Only reason i can think of is this -
in some circles the fix for a blowing fuse is to put in a bigger one. Ever heard the phrase "Put a penny behind the fuse" ? That has burned down a lot of homes.
The soldered in fuse assures that it will be replaced only by somebody who has at least an inkling of what he is doing.
I like designed-in safety. Henry Ford was a genius at such things - headlight circuits in early Fords were protected by thermal overloads that cycled as they heated and cooled, so a faulted wire to a headlight would cause them to cycle on and off allowing you to limp home. A fuse would have left you with no lights at all. My '53 Ford was so wired and i think it dates back to 1929 Model A.
Some 1980's Fords have a headlight fuse inside the dimmer switch, which assures that should the headlight circuit develop a short it'll get fixed by somebody with at least the competence to find it, instead of putting in a bigger fuse and setting the car afire.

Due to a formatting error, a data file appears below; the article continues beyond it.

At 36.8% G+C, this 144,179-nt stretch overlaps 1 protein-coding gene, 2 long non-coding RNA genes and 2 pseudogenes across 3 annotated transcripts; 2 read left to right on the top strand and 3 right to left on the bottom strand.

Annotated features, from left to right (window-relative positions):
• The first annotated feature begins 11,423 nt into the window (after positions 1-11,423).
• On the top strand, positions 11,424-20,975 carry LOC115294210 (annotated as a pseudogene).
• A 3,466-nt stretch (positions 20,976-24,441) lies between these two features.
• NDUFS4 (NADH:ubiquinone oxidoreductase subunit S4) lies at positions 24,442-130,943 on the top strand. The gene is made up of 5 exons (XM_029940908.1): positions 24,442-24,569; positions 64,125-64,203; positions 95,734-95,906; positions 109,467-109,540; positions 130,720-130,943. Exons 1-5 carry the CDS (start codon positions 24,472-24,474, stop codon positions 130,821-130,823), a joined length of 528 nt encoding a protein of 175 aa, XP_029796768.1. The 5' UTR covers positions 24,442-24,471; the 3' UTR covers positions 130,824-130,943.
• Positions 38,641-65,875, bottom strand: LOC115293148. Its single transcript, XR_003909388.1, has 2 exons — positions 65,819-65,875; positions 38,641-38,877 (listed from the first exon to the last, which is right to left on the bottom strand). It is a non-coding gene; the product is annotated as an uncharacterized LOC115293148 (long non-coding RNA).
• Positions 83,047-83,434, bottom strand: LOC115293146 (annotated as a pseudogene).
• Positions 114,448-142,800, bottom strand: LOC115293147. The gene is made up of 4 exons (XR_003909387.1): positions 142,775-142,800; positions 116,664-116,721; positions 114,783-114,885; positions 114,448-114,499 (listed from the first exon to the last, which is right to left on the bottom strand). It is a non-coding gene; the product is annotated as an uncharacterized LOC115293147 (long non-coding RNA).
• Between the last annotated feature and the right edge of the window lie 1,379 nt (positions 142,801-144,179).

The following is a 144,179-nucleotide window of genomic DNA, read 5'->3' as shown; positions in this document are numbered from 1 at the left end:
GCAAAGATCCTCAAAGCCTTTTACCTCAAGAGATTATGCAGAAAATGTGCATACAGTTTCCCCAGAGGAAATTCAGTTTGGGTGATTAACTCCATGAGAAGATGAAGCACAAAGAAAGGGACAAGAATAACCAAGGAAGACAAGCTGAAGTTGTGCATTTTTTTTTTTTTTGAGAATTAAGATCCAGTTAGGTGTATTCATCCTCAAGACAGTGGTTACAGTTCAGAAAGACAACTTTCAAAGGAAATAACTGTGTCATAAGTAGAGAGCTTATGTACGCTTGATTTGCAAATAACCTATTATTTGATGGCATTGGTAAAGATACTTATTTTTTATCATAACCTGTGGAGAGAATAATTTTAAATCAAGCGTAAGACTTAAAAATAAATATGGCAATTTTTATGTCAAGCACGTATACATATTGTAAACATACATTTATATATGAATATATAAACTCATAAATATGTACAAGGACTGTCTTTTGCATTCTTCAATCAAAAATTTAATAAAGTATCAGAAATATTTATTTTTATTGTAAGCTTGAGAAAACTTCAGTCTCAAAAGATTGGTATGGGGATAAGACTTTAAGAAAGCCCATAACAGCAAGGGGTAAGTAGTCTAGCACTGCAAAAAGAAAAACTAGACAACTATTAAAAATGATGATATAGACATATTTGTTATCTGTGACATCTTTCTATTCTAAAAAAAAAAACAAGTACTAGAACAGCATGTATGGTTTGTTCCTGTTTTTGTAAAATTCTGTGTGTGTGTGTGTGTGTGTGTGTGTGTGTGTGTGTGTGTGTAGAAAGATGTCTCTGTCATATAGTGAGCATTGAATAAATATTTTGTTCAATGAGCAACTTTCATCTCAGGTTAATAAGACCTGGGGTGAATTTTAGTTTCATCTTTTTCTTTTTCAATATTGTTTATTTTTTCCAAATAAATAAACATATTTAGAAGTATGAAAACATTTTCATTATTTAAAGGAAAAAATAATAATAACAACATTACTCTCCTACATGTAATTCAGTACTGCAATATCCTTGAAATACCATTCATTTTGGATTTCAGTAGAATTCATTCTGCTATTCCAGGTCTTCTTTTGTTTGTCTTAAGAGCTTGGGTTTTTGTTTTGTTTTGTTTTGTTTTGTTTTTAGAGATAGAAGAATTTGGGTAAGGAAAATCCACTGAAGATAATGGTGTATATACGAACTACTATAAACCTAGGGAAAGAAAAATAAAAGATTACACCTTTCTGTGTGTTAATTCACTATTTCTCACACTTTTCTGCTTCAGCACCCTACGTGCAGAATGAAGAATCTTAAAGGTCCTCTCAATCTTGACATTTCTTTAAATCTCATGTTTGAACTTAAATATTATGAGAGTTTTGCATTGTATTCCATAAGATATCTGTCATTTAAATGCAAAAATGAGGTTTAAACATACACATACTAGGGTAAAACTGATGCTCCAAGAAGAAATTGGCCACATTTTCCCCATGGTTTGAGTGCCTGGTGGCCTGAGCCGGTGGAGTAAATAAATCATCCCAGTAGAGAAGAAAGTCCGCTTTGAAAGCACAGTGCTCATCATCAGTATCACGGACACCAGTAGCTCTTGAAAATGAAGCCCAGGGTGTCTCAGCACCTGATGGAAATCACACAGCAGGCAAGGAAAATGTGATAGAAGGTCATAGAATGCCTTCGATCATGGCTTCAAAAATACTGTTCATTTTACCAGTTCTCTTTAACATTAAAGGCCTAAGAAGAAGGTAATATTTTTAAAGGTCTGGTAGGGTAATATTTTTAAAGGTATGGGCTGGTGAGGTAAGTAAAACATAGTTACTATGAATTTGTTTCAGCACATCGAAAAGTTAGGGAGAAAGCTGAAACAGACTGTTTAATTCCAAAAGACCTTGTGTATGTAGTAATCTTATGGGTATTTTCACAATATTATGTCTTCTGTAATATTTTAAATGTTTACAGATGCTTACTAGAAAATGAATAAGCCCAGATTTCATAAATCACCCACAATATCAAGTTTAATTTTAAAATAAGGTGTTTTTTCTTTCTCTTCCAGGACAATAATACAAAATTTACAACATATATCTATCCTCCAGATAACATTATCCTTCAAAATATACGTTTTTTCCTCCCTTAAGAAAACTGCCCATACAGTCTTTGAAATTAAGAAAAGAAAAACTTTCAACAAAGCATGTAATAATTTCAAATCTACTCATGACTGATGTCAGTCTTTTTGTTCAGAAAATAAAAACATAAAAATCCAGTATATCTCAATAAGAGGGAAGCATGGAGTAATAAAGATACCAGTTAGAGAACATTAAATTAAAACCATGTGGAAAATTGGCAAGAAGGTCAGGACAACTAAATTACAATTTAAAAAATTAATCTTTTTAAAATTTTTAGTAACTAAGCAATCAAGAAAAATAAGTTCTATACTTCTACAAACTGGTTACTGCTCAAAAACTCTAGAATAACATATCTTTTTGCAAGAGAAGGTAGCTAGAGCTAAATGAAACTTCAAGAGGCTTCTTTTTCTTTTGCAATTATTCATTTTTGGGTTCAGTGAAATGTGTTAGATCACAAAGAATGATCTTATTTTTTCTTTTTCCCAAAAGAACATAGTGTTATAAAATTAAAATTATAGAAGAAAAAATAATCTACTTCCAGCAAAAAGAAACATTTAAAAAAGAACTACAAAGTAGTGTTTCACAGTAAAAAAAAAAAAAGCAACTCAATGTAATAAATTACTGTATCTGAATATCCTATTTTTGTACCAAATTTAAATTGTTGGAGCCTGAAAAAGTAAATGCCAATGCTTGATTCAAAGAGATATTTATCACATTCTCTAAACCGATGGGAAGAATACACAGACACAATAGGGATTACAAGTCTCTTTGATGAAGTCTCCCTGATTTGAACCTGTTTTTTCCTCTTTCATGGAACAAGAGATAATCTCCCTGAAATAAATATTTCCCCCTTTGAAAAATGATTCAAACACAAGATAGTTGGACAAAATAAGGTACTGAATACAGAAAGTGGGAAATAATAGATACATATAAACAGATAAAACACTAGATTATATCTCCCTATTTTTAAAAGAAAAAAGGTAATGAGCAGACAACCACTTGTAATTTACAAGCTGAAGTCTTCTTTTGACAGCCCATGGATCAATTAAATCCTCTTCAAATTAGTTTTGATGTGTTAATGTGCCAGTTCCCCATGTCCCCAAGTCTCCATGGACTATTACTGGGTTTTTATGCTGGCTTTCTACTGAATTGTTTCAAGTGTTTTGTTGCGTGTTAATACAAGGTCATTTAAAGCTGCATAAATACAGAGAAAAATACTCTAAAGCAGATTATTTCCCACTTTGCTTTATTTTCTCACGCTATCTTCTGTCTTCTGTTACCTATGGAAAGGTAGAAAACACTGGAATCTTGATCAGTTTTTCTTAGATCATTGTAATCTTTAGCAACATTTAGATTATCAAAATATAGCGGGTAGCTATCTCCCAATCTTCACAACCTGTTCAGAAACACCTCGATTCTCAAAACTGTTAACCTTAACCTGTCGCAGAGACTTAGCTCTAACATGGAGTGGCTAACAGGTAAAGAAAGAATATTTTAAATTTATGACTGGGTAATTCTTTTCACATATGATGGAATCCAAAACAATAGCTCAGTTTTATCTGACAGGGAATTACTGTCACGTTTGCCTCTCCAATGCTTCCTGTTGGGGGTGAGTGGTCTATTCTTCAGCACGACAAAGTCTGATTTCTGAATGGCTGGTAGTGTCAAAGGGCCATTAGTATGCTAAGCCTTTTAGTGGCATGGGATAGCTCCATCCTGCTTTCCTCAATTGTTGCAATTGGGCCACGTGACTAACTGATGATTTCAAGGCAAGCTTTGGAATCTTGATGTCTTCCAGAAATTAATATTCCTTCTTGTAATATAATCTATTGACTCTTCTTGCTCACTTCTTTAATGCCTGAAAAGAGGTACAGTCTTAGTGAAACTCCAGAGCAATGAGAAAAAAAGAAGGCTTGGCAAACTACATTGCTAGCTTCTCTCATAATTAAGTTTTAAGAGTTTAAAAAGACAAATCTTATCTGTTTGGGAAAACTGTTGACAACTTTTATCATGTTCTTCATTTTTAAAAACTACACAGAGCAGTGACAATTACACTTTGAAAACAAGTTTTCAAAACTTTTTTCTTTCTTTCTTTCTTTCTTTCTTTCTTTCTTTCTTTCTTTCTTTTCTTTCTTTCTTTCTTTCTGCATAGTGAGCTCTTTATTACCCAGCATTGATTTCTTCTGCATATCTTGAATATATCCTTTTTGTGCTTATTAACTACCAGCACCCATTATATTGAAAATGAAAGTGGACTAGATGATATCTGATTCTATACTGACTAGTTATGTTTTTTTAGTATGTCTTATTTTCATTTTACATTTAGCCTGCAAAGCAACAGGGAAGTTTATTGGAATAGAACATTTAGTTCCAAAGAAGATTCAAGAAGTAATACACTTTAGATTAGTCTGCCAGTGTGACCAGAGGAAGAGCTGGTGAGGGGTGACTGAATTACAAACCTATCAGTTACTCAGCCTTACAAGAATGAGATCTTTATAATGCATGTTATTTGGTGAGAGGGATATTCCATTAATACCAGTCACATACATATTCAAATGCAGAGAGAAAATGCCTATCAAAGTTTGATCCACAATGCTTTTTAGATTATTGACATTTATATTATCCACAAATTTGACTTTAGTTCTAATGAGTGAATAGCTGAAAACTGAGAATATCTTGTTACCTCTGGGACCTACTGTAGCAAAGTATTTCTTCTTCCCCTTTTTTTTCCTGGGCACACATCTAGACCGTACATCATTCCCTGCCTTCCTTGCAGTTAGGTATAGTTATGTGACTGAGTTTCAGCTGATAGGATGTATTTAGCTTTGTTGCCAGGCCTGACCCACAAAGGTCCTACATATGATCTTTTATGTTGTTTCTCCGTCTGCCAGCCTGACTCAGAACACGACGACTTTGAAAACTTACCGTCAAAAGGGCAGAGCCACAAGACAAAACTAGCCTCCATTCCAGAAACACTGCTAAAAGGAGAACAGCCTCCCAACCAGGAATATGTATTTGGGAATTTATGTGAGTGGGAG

I don't know how it's done today.
So the answer to your question might be the proverbial 'ounce of prevention'
or it might be simply saving a step in assembly.
When studying designs it is often fruitful to ask yourself "Why would a rational man have done this?"